Miranda Hart: My, What I Call, Live Show | Gig review by Steve Bennett at the Nottingham Arena

Miranda Hart: My, What I Call, Live Show

Gig review by Steve Bennett at the Nottingham Arena

Miranda Hart surprised many when she announced her arena tour. While her TV success meant she *could* leapfrog the usual progression of ever-larger venues and plunge straight in to the big ones, was it wise? As a relatively rusty live performer, was she ready for such vast spaces?

Any such fears are quickly dispelled. After all, arena gigs are more like TV shows than comedy-club gigs. The key is to interact with the camera, rather than intimately with the audience, and Hart has certainly mastered that.

What’s projected on the giant screens at most megadome gigs is a faithful representation of what’s on stage, just magnified; but in Hart’s show there are well-rehearsed close-ups and cutaways, as she addresses asides to a camera, positioned stage left to capture her double-takes in close-up.

That’s not to say she didn’t involve the audience. The conceit is that Hart is hosting a party, and she doles out Doritos and Skips, or orchestrates the crowd in a chorus of murmurs to replicate a posh drinks party, punctuated with the occasional cry of ‘Such fun!’

Even outside of that catchphrase, she says the word ‘fun’ a lot, taking our mind off the fact that’s last adjective you’d associate with a brutal concrete arena. Hart believes life’s for enjoying, and her feelgood, cheeky but 98 per cent clean act has the broad appeal to bring out family audiences all out for a good time. They all join in the karaoke I Will Survive with gusto, even if the comedy purist in me winces at an arena full of people doing exactly the same as the well-oiled patrons of any city-centre bar.

Hart’s stand-up is an extension of her sitcom persona. Although on stage she is charming, self-effacing, camp and even confident (as you need to be with 16,000 eyes pointed in your direction), the material is a catalogue of embarrassing pratfalls and social faux pas that wouldn’t look out of place on the primetime screen.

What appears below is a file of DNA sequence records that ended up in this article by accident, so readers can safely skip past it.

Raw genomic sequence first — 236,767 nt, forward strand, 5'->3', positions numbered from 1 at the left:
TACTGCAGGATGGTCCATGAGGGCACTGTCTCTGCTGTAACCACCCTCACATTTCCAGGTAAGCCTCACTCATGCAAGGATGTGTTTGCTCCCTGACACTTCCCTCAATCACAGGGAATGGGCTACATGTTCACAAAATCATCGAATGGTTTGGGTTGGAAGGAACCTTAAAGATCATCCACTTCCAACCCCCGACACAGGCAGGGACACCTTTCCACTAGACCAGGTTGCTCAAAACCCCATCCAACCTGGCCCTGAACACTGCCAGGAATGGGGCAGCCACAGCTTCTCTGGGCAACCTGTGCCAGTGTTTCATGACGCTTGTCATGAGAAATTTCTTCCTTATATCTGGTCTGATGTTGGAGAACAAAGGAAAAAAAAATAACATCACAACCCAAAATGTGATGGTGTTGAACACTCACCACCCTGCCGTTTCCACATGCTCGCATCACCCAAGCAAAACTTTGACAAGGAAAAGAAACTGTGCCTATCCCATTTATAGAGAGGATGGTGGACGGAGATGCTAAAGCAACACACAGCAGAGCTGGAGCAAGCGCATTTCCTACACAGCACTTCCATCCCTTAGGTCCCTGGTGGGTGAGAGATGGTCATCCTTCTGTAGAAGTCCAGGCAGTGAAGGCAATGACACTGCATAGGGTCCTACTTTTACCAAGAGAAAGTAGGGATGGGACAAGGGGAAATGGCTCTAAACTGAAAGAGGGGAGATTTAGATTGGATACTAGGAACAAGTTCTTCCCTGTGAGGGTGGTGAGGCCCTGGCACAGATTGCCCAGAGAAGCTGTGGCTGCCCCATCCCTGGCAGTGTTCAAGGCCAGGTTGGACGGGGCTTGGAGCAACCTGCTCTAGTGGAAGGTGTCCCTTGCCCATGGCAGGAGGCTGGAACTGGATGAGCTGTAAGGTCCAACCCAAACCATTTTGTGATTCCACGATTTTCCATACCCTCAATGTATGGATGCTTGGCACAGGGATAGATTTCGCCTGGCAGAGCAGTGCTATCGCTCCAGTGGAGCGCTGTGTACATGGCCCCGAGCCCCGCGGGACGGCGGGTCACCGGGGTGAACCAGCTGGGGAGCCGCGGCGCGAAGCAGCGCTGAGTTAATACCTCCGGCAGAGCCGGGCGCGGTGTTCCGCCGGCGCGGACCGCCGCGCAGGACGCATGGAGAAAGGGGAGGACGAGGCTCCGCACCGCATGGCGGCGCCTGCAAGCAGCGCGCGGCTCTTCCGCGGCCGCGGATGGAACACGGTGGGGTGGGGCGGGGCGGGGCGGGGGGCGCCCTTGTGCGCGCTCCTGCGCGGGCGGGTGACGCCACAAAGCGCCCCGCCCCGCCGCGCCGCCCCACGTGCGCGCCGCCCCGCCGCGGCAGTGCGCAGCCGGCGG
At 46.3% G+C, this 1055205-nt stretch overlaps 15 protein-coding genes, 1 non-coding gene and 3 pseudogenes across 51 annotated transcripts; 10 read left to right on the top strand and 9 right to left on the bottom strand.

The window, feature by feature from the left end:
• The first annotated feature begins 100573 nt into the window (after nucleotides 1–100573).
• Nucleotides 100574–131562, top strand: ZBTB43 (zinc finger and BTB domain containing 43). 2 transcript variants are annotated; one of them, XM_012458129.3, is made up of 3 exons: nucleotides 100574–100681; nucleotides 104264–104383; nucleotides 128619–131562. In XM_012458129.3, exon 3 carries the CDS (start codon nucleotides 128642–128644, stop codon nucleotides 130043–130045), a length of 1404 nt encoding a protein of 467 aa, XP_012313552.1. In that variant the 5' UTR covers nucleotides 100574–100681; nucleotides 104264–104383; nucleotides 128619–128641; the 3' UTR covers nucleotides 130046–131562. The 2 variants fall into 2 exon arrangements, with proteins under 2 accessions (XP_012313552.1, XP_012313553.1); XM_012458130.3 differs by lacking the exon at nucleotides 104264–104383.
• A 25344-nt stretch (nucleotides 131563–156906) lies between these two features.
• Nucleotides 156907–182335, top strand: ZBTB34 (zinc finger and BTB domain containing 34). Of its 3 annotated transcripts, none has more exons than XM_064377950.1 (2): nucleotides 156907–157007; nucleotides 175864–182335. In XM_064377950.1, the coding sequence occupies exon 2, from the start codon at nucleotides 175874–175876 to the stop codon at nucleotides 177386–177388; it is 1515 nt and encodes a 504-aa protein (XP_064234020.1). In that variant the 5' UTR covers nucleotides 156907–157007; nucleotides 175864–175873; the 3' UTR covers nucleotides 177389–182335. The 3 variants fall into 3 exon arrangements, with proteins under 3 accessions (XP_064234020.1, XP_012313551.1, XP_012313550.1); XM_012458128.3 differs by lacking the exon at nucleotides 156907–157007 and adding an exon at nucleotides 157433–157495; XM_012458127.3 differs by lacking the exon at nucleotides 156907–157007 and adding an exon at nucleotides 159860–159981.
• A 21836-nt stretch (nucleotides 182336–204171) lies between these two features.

Some of it is personal, some of it more generic, and more hackneyed because of it. How many observational comics have done bits about having to suddenly change direction in the street or mistaking dwarves for children, or be embarrassed by their failing, farting, peeing bodies? I’ve seen scores – and the less said about a posh 41-year-old effecting the patois and low-slung trousers of the street the better. But the teenagers out with their parents on possibly their first live comedy gig shriek with delight.

To judge on material alone is tough, for Hart is not so much a stand-up as a professional joy-monger, and on that metric she triumphs, even if it is all froth and frolics.

It’s not hard to envisage her as the host of a shiny-floor Saturday night show, both Ant and Dec rolled into one. When she invites a couple of youngsters on stage for a Blind Date over the interval, she is charming, generous and quick-witted, allowing the volunteers to shine and amplifying their wit.

Her strength is primarily her inelegant physicality – she skips, lollops and childishly gallops across the stage more, even, than Michael McIntyre, with whom she shares a fair few delivery traits. But more important is her charismatic likability. As someone whose stock in trade is self-deprecation she seems genuinely taken aback to get well-meaning and sincere wolf-whistles. But owning your own personality, even a clumsy, kultzy one, is appealing.

She, or her directors, know how to structure a show, and the two hours of jollity ends with a video montage satisfyingly tying up all her routines, and as the confetti cannons erupt, there’s a celebratory ‘be the best version of you that you can be’ message that – just – dodges cheesy schmaltz.

The tour’s a real tonic, and while an extra dash of originality would make it more interesting, it certainly does what it says on the merchandise, delivering ‘such fun!’

Review date: 10 Mar 2014
Reviewed by: Steve Bennett
Reviewed at: Nottingham Motorpoint Arena

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